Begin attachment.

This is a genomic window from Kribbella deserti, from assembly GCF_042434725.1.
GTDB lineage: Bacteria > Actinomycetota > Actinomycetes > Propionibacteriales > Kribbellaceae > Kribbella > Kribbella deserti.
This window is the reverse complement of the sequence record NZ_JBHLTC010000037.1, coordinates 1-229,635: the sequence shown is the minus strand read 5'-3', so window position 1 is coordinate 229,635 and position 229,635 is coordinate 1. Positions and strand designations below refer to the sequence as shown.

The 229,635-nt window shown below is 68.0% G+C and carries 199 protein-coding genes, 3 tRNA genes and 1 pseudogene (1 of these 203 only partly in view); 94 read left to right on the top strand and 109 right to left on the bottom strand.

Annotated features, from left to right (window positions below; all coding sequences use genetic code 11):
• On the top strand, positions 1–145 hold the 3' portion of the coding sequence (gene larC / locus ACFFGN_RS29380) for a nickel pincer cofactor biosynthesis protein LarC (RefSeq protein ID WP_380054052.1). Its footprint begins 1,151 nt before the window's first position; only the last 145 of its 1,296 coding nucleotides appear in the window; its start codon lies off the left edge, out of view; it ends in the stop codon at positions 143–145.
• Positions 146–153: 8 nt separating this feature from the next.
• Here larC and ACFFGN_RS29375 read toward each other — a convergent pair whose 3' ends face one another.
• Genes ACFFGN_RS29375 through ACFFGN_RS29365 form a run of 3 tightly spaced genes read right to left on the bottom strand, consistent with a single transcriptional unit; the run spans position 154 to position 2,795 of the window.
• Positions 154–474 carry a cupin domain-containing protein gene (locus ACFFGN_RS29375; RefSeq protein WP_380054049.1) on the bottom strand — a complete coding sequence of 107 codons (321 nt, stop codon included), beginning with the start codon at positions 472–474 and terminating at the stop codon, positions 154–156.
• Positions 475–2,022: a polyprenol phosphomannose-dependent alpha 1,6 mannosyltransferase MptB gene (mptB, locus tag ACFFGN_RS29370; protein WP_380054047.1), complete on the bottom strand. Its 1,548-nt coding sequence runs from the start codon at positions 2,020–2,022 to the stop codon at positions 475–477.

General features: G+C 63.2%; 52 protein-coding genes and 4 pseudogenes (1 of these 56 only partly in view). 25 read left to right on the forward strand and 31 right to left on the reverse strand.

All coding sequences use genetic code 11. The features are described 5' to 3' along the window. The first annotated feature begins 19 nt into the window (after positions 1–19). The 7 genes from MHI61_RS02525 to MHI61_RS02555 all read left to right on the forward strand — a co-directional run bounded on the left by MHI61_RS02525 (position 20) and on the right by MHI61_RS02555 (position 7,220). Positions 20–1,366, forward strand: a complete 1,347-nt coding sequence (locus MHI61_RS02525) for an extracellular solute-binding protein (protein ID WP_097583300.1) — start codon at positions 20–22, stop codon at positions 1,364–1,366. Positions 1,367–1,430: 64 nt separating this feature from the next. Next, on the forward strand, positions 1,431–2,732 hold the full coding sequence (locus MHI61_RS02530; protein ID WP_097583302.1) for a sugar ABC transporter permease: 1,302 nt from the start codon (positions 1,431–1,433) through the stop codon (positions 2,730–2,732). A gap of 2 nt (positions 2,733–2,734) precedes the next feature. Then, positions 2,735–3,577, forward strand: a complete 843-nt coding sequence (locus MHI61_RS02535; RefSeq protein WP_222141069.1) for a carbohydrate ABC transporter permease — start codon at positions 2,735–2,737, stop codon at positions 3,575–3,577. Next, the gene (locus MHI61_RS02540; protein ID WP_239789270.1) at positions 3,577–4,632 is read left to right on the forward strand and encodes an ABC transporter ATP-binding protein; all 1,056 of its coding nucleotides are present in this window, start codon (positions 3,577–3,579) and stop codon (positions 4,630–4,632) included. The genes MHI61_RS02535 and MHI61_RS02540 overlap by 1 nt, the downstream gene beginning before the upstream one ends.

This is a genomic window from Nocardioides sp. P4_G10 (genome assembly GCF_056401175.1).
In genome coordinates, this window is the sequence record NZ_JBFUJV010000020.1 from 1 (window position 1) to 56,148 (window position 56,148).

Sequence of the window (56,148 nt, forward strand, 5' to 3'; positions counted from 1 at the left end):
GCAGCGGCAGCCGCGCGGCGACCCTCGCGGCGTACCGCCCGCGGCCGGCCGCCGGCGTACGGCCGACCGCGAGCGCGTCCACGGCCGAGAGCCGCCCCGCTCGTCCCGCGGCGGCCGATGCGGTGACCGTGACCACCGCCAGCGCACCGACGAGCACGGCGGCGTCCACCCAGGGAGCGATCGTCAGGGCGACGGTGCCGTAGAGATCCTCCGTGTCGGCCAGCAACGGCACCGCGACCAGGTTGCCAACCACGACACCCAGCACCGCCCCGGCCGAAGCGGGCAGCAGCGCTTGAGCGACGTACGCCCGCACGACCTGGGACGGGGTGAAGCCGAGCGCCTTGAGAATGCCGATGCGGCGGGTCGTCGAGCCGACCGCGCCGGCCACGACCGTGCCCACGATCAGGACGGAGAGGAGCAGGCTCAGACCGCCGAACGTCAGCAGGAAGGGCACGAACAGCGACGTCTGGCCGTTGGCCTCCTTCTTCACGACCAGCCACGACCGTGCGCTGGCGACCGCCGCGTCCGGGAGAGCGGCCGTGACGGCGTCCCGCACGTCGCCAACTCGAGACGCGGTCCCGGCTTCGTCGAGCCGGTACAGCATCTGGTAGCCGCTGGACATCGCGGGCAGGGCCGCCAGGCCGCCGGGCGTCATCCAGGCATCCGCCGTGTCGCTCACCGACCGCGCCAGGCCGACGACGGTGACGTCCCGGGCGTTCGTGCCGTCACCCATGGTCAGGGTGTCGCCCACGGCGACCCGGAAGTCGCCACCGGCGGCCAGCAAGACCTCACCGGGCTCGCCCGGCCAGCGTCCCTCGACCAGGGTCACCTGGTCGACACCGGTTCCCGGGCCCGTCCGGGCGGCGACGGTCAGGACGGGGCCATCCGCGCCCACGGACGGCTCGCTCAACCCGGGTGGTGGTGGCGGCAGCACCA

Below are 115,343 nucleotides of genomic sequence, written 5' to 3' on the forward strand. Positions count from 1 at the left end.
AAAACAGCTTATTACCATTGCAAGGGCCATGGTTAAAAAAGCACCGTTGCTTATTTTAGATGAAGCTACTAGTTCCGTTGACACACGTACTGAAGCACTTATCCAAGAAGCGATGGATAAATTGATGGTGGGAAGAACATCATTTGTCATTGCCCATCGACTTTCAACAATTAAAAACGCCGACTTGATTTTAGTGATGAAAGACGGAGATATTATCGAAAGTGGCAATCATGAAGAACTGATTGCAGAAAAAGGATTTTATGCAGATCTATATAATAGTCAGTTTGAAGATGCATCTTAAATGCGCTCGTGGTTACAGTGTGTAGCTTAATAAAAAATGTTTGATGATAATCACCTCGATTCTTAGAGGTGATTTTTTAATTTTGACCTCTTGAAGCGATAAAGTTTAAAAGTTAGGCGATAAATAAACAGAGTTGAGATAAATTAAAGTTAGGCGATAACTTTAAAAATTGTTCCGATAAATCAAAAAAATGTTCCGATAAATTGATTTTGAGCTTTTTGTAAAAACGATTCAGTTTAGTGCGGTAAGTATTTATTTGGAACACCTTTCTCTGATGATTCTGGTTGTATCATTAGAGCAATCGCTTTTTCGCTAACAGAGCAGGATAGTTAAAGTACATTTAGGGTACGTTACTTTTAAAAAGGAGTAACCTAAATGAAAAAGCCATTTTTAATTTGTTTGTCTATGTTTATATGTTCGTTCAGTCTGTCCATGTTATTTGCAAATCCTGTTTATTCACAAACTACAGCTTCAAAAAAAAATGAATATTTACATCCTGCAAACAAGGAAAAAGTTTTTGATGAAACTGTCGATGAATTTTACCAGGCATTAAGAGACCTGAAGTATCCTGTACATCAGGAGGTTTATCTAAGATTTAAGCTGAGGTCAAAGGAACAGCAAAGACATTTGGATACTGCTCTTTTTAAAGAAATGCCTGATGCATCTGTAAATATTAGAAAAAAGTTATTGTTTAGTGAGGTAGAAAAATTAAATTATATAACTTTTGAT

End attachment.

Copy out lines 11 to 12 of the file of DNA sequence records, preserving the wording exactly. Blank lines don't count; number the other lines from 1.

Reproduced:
• Positions 475–2,022: a polyprenol phosphomannose-dependent alpha 1,6 mannosyltransferase MptB gene (mptB, locus tag ACFFGN_RS29370; protein WP_380054047.1), complete on the bottom strand. Its 1,548-nt coding sequence runs from the start codon at positions 2,020–2,022 to the stop codon at positions 475–477.

General features: G+C 63.2%; 52 protein-coding genes and 4 pseudogenes (1 of these 56 only partly in view). 25 read left to right on the forward strand and 31 right to left on the reverse strand.